White Sox’ Bullpen Takes Accountability For Late-inning Collapse « CmaTrends

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White Sox’ bullpen owns late-inning loss to Guardians originally appeared on NBC Sports Chicago

It should have been a night to revel in Michael Kopech’s six-inning, seven-strikeout gem.

Or the bats coming alive, led by the slumping Gavin Sheets and A.J. Pollock, who each belted three-run home runs en route to eight runs through eight innings.

Instead, the Chicago White Sox leave Monday’s 12-9 extra-inning loss to the Guardians wondering where it all went wrong.

“Brutal,” is how manager Tony La Russa described the defeat. “Had a chance to put it away. That’s just a brutal loss, to give up six runs like that and a couple chances to win offensively. It’s a tough loss. It’s as tough as you’re going to have.”

The six Cleveland runs to which La Russa refers came in the top of the ninth inning, which the White Sox entered leading 8-2. Tanner Banks got the first chance to tie a bow on what should have been a one-sided win, but allowed a leadoff home run to Cleveland shortstop Andrés Giménez, followed by an Amed Rosario single, which the Guardians left fielder stretched to three bases after a Tim Anderson error. Rosario scored moments later on an error by third baseman Yoán Moncada — the White Sox’ fourth of the game and 26th of the season, tying the Pirates for most in MLB — to draw within 8-4.

But the damage didn’t stop there. After a strikeout and fielder’s choice left the Guardians down to their final out, and with just a runner on first, Banks walked José Ramírez, bringing the tying run to the on-deck circle.

So La Russa turned to Liam Hendriks, who had been nails throughout the club’s six-game win streak, saving five games, striking out eight batters and allowing zero runs or hits across five innings. The White Sox’ closer worked ahead 0-2 on Owen Miller, but eventually surrendered a single to left-center, loading the bases for Josh Naylor.

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On the first pitch of that at-bat, Naylor lashed a 99 mile-per-hour fastball over the right-field wall. Grand slam. Tie game.

“Possibly. But I’ll never use it as an excuse,” Hendriks said when asked if the fact that he multiple times warmed up then sat down in the bullpen between the eighth and ninth affected his performance. “That’s not an excuse to not get it done. At the end of the day you’re coming in there with a job to do and I didn’t do my job tonight.”

Hendriks retired the next batter, and the White Sox loaded the bases by way of three walks in the bottom half of the ninth, but failed to convert. Reynaldo López allowed one run to score on a Giménez double in the 10th inning, which the White Sox matched with a Reese McGuire RBI groundout. They then loaded the bases again — with one out — and again failed to bring home the winning run.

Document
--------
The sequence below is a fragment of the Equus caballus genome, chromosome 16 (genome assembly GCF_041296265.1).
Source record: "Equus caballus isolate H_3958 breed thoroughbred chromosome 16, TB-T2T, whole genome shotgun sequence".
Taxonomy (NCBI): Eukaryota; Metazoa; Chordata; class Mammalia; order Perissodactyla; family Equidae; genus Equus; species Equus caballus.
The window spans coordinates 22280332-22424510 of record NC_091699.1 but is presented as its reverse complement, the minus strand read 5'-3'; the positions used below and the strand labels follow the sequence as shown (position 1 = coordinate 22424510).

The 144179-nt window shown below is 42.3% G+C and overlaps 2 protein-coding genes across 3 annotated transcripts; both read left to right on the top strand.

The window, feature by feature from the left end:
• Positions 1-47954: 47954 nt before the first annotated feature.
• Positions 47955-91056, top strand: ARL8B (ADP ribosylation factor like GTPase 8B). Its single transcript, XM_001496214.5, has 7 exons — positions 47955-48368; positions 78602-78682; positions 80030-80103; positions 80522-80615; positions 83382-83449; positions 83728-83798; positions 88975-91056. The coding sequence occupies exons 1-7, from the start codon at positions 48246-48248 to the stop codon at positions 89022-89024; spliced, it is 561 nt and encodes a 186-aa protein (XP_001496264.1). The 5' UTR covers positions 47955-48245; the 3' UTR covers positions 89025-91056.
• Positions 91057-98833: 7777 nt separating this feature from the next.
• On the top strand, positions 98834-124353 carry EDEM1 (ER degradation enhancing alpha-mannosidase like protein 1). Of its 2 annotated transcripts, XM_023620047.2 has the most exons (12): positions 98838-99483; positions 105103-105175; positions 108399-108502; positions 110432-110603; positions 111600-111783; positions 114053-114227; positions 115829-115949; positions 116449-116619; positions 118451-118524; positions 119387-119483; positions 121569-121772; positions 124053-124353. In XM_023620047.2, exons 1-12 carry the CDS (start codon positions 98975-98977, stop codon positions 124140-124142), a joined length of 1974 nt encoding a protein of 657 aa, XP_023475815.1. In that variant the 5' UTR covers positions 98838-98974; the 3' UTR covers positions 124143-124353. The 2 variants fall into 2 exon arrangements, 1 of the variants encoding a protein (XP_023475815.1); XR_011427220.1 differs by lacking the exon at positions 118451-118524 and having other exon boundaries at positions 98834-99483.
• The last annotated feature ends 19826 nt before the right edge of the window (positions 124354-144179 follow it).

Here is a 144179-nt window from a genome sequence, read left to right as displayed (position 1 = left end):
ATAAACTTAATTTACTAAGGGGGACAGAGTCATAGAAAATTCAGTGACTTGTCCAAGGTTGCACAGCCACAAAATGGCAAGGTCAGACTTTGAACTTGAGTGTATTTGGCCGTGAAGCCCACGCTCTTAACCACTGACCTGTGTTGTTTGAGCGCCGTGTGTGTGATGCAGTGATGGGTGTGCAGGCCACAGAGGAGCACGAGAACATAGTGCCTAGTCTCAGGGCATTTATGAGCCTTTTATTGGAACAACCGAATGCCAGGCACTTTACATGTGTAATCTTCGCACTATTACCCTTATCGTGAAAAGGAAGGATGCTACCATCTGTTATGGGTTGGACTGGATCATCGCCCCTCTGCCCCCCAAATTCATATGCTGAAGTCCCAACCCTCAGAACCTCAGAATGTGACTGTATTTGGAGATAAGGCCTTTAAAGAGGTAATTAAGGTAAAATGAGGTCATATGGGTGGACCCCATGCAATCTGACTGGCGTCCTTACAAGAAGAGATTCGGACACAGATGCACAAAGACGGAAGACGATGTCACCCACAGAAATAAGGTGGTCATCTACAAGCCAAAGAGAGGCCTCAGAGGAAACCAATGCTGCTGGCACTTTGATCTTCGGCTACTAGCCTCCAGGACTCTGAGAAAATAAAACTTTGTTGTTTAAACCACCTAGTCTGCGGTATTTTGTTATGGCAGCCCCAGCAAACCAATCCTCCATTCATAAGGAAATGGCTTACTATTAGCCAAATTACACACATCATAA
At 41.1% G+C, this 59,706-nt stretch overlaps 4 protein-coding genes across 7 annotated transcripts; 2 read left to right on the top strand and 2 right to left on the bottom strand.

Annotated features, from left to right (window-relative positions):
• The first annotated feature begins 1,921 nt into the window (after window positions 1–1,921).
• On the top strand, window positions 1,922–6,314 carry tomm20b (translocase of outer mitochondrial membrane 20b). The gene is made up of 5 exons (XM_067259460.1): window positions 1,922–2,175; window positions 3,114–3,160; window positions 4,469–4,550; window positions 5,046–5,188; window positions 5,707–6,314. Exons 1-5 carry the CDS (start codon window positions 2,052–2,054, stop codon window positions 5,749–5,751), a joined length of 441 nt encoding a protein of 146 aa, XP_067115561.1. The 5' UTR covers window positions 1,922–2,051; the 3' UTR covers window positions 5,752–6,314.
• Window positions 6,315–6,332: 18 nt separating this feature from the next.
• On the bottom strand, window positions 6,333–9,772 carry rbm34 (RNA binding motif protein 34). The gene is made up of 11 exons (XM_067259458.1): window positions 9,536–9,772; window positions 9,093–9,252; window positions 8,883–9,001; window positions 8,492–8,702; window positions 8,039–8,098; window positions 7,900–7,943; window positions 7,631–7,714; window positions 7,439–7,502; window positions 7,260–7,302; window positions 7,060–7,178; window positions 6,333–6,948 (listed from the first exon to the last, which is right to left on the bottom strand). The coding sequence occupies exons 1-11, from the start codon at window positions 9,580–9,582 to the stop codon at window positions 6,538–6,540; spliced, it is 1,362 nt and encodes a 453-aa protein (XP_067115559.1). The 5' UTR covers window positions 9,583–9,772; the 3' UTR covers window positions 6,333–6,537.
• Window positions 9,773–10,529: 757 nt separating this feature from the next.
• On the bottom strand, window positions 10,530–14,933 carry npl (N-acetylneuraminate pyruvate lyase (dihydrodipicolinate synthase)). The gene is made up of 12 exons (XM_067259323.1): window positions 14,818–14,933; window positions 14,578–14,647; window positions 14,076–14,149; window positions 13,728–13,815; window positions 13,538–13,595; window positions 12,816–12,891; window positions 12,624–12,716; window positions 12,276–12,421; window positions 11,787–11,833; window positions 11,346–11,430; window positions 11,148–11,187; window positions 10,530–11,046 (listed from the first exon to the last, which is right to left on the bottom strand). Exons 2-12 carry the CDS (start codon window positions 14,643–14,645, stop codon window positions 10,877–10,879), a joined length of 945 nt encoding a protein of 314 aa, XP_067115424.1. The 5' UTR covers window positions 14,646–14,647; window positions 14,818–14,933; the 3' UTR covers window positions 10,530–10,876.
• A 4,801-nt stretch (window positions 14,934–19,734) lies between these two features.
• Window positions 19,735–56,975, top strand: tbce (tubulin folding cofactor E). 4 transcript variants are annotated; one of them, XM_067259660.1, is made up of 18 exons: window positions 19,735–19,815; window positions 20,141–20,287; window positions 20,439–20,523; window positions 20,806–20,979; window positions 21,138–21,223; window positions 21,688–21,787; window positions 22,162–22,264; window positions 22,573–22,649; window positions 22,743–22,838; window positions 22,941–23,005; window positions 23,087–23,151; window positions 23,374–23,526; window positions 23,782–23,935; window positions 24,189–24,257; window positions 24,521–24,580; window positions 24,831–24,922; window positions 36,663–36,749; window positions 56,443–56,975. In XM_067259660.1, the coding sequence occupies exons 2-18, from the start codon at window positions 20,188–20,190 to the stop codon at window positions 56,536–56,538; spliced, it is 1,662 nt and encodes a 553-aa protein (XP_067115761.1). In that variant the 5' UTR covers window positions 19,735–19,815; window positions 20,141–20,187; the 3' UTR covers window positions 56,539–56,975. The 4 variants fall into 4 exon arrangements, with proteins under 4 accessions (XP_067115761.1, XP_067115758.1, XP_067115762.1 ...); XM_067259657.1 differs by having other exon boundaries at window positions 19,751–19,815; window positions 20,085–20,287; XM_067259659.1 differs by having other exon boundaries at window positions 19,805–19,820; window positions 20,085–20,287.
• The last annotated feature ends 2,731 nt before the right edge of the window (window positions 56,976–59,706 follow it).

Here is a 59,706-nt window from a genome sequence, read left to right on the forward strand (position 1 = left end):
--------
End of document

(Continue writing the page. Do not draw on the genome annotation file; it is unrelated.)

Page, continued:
López trotted out for the 11th inning, but after warming up, exited the game with low back tightness. Ryan Burr, his successor, proved another victim for Naylor, who jolted a three-run home run to right to put Cleveland ahead 12-9. It clinched the first multi-home run game of Naylor’s career, and represented his sixth, seventh and eighth RBI of the night.

“It *. I don’t know what else to say. Some days you’re the windshield, some days you’re the bug,” Burr said. “Unfortunately, I was the bug today. I got squashed.”

La Russa noted that he considered intentionally walking Naylor. Burr said he wanted to face him.

“I want to go after everybody. I don’t care who it is,” Burr said. “I made a pitch, he hit the ball, that’s the game of baseball for you, you know? Went over the fence. We lost the game. But (it’s a) 162 (game season). Get right back on the horse tomorrow.”

By game’s end, just four of the Guardian’s 12 runs were designated as earned. Still, the bullpen — primarily, Hendriks and Burr — took responsibility for the defeat.

The worst part for Hendriks was knowing he forced López and Burr into extra innings of work on a night he could have slammed the door. The White Sox’ bullpen was already overtaxed before embarking on a stretch of 19 games in 18 days.

“What stings even more is that guys had to go out there. Obviously you can look at what our bullpen’s been doing, we’ve had a lot of innings, a lot of guys in there, and today I made it even worse,” Hendriks said. “I’ve struggled with runners on this year, especially other people’s, which is one of my pet peeves. I need to get better at that. I don’t know if it’s a mindset thing or what it is but it needs to get better and it needs to get better quickly.

“Right now it just stings obviously because Burr should never be in that situation, López should never be in that situation. It should have been something that I took care of. I mean I was one strike away and I wasn’t able to get it done.”

The bullpen has been responsible for plenty of victories early in the season. It’s that track record and the talent on staff — which, in a sidebar, got one inning of scoreless work from Joe Kelly in his White Sox debut — that gives them confidence in bouncing back.

“We know that we’re a resilient group. There’s no guys out there that we don’t have faith in being able to get it done in any situation, and that’s something we pride ourselves on out there,” Hendriks said. “We can’t dwell on what happened the night before or the last outing or anything like that. We look ahead and we move forward and now we’ve gotta plan out that attack.”

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